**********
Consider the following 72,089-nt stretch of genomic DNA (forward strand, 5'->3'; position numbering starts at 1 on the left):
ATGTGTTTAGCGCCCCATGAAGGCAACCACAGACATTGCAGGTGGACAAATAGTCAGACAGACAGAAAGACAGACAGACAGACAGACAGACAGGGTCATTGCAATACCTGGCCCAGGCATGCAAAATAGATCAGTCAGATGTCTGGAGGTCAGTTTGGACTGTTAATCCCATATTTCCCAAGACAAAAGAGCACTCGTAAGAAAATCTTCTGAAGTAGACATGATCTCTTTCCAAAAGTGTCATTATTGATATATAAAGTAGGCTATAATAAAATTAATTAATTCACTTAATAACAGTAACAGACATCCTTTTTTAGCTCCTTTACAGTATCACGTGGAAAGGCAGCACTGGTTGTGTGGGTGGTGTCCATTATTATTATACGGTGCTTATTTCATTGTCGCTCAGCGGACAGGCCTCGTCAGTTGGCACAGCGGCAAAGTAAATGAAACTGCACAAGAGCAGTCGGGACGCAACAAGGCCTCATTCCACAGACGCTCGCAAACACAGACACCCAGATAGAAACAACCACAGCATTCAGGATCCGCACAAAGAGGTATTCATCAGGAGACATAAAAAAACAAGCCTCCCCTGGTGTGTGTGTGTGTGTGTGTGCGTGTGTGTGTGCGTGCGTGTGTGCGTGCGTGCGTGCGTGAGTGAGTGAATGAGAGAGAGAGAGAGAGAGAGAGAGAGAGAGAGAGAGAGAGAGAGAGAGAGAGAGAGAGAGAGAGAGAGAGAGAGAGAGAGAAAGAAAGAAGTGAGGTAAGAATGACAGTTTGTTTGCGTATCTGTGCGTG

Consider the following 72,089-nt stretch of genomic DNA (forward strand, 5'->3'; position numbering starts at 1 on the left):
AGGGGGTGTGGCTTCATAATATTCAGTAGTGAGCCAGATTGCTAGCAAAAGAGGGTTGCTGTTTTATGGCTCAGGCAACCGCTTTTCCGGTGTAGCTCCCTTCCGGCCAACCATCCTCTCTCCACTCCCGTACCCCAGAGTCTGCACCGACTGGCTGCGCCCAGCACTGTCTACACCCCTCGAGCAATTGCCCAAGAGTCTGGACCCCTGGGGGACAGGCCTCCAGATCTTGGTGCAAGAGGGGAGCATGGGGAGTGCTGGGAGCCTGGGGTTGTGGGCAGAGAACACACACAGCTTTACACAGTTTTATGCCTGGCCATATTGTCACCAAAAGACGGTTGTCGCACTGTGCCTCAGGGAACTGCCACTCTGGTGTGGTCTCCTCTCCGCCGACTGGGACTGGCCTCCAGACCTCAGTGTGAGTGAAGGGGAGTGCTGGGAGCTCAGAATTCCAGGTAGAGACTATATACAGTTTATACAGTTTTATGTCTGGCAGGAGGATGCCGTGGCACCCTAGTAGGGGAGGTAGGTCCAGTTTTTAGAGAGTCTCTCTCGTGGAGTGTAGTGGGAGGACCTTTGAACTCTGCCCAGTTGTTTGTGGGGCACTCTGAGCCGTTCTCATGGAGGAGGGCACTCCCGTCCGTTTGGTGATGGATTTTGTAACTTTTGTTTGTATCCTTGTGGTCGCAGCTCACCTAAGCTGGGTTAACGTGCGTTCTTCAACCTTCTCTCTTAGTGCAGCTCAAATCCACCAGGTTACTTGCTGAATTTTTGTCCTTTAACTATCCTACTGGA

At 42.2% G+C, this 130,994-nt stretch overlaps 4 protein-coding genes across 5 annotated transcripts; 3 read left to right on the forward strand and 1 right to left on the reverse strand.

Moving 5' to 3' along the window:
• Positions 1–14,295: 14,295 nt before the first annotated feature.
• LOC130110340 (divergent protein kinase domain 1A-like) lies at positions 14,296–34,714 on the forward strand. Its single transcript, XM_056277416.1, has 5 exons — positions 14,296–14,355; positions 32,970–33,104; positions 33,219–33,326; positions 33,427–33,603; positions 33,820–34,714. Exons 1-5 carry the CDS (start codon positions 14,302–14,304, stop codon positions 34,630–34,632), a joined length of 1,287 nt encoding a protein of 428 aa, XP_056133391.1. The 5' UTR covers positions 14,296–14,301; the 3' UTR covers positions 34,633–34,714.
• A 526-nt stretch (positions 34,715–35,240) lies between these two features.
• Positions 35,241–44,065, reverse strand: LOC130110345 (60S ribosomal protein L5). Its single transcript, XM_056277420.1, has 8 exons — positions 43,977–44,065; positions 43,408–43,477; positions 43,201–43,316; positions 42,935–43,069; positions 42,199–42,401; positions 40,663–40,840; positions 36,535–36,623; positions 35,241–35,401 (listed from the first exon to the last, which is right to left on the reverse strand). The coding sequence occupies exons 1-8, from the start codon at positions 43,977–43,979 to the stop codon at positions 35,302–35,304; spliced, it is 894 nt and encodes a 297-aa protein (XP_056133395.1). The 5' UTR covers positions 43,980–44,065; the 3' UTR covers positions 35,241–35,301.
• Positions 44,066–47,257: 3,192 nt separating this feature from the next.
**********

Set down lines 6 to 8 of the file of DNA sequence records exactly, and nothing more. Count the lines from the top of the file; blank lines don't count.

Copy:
Moving 5' to 3' along the window:
• Positions 1–14,295: 14,295 nt before the first annotated feature.
• LOC130110340 (divergent protein kinase domain 1A-like) lies at positions 14,296–34,714 on the forward strand. Its single transcript, XM_056277416.1, has 5 exons — positions 14,296–14,355; positions 32,970–33,104; positions 33,219–33,326; positions 33,427–33,603; positions 33,820–34,714. Exons 1-5 carry the CDS (start codon positions 14,302–14,304, stop codon positions 34,630–34,632), a joined length of 1,287 nt encoding a protein of 428 aa, XP_056133391.1. The 5' UTR covers positions 14,296–14,301; the 3' UTR covers positions 34,633–34,714.